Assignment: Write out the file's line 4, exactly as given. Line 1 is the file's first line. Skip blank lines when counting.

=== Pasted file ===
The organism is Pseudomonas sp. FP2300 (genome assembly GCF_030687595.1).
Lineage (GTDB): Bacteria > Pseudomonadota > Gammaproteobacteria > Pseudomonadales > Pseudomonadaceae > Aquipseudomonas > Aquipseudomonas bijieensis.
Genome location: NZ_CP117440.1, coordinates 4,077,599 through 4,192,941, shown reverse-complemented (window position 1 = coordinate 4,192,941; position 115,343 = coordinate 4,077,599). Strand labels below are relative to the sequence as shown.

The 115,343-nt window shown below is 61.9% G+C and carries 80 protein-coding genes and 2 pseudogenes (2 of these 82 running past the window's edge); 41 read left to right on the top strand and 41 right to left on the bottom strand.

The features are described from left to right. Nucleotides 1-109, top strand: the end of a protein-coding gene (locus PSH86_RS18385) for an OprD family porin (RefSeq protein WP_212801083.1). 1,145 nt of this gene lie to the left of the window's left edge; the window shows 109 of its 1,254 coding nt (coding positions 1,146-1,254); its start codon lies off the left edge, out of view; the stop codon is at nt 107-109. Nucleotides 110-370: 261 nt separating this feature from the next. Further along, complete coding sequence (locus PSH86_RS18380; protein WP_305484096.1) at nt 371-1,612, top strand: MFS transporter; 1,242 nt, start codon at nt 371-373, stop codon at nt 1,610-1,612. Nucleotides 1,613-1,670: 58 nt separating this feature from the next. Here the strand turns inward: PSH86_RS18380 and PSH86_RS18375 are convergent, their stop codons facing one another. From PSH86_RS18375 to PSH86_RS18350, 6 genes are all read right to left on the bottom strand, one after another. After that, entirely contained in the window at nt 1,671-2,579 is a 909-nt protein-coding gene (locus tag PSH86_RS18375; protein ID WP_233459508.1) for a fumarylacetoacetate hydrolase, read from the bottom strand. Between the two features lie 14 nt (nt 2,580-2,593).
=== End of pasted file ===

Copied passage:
The 115,343-nt window shown below is 61.9% G+C and carries 80 protein-coding genes and 2 pseudogenes (2 of these 82 running past the window's edge); 41 read left to right on the top strand and 41 right to left on the bottom strand.